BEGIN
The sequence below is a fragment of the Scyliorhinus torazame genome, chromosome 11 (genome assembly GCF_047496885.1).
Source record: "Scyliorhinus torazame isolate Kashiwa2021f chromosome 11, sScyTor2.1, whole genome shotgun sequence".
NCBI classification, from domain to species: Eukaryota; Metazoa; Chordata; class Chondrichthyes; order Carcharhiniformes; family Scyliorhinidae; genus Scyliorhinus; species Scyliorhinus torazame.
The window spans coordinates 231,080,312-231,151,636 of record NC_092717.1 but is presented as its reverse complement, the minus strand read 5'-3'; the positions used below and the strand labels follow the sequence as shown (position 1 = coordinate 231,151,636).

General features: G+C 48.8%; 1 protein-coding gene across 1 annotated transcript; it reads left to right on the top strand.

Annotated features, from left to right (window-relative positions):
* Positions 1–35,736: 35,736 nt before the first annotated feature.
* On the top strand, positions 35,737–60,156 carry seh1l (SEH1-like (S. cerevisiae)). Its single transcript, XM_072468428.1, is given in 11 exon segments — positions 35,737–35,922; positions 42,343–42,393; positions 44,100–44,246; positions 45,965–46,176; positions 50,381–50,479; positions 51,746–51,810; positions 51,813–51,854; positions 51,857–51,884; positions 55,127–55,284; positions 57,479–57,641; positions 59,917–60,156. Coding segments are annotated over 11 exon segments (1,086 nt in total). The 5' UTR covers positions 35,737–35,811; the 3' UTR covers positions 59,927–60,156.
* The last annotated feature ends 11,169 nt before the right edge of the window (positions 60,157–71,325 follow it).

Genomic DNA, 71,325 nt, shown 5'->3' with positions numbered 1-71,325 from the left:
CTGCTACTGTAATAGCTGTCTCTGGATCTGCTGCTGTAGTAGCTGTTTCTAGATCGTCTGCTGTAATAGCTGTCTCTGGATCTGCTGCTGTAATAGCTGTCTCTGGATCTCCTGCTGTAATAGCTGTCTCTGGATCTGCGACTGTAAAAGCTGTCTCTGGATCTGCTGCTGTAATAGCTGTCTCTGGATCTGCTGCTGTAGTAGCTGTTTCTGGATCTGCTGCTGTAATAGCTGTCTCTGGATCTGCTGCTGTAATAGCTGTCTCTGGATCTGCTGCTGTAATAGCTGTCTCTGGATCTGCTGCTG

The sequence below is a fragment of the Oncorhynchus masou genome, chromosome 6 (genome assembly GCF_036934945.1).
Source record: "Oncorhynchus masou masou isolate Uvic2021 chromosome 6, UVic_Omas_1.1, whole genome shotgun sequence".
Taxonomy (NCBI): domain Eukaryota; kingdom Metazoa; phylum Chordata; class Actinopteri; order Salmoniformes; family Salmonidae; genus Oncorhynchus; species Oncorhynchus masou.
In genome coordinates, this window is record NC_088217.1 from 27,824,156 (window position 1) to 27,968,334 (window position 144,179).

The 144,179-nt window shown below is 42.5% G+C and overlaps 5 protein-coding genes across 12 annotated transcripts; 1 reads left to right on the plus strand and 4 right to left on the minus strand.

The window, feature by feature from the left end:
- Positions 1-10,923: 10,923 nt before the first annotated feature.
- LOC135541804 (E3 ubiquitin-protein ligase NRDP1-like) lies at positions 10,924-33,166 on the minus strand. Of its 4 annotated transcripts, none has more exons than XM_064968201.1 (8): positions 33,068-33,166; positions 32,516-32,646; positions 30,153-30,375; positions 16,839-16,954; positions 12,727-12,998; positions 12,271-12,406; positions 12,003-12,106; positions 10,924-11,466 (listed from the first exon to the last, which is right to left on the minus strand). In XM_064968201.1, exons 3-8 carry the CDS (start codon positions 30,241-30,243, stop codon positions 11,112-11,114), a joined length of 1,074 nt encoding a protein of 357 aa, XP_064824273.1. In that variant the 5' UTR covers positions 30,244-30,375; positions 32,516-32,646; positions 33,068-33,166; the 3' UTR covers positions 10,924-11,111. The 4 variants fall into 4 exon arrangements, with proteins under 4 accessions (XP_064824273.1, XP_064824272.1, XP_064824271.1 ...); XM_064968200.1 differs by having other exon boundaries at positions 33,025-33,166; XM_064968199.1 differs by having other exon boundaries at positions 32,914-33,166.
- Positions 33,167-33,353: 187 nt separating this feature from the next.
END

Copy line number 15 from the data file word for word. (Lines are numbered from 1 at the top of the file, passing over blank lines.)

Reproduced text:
In genome coordinates, this window is record NC_088217.1 from 27,824,156 (window position 1) to 27,968,334 (window position 144,179).